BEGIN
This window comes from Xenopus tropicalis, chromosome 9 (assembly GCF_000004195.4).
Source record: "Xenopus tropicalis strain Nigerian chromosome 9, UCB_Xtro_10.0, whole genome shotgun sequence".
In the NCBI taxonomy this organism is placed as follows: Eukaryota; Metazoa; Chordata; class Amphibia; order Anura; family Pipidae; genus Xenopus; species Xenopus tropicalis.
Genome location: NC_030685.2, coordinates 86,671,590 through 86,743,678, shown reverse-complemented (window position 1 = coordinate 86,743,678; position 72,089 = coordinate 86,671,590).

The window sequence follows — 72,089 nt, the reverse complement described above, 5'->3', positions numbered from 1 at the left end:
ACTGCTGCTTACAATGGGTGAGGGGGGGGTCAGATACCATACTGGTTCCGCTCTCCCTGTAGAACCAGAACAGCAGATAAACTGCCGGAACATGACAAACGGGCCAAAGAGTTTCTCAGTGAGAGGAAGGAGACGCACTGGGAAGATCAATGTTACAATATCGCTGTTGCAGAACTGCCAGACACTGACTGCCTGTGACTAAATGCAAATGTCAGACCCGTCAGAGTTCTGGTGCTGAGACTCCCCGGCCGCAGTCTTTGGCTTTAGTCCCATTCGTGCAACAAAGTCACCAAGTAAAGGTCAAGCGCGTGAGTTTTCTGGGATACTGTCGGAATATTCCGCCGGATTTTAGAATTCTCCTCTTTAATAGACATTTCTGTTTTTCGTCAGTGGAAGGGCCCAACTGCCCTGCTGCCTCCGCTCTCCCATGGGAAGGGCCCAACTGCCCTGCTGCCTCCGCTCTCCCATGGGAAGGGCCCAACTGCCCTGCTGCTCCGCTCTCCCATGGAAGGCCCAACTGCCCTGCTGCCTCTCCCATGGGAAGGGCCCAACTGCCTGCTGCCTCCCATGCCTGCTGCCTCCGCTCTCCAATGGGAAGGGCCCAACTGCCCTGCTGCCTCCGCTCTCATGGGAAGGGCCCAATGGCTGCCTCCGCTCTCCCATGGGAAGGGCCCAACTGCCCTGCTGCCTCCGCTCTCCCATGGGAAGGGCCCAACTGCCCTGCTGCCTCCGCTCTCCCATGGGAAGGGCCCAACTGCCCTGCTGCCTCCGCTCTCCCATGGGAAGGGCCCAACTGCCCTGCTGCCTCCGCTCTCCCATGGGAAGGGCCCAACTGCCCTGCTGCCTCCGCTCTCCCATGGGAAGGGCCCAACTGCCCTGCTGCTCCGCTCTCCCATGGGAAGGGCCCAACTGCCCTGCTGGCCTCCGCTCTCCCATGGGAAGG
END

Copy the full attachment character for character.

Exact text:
This window comes from Xenopus tropicalis, chromosome 9 (assembly GCF_000004195.4).
Source record: "Xenopus tropicalis strain Nigerian chromosome 9, UCB_Xtro_10.0, whole genome shotgun sequence".
In the NCBI taxonomy this organism is placed as follows: Eukaryota; Metazoa; Chordata; class Amphibia; order Anura; family Pipidae; genus Xenopus; species Xenopus tropicalis.
Genome location: NC_030685.2, coordinates 86,671,590 through 86,743,678, shown reverse-complemented (window position 1 = coordinate 86,743,678; position 72,089 = coordinate 86,671,590).

The window sequence follows — 72,089 nt, the reverse complement described above, 5'->3', positions numbered from 1 at the left end:
ACTGCTGCTTACAATGGGTGAGGGGGGGGTCAGATACCATACTGGTTCCGCTCTCCCTGTAGAACCAGAACAGCAGATAAACTGCCGGAACATGACAAACGGGCCAAAGAGTTTCTCAGTGAGAGGAAGGAGACGCACTGGGAAGATCAATGTTACAATATCGCTGTTGCAGAACTGCCAGACACTGACTGCCTGTGACTAAATGCAAATGTCAGACCCGTCAGAGTTCTGGTGCTGAGACTCCCCGGCCGCAGTCTTTGGCTTTAGTCCCATTCGTGCAACAAAGTCACCAAGTAAAGGTCAAGCGCGTGAGTTTTCTGGGATACTGTCGGAATATTCCGCCGGATTTTAGAATTCTCCTCTTTAATAGACATTTCTGTTTTTCGTCAGTGGAAGGGCCCAACTGCCCTGCTGCCTCCGCTCTCCCATGGGAAGGGCCCAACTGCCCTGCTGCCTCCGCTCTCCCATGGGAAGGGCCCAACTGCCCTGCTGCTCCGCTCTCCCATGGAAGGCCCAACTGCCCTGCTGCCTCTCCCATGGGAAGGGCCCAACTGCCTGCTGCCTCCCATGCCTGCTGCCTCCGCTCTCCAATGGGAAGGGCCCAACTGCCCTGCTGCCTCCGCTCTCATGGGAAGGGCCCAATGGCTGCCTCCGCTCTCCCATGGGAAGGGCCCAACTGCCCTGCTGCCTCCGCTCTCCCATGGGAAGGGCCCAACTGCCCTGCTGCCTCCGCTCTCCCATGGGAAGGGCCCAACTGCCCTGCTGCCTCCGCTCTCCCATGGGAAGGGCCCAACTGCCCTGCTGCCTCCGCTCTCCCATGGGAAGGGCCCAACTGCCCTGCTGCCTCCGCTCTCCCATGGGAAGGGCCCAACTGCCCTGCTGCTCCGCTCTCCCATGGGAAGGGCCCAACTGCCCTGCTGGCCTCCGCTCTCCCATGGGAAGG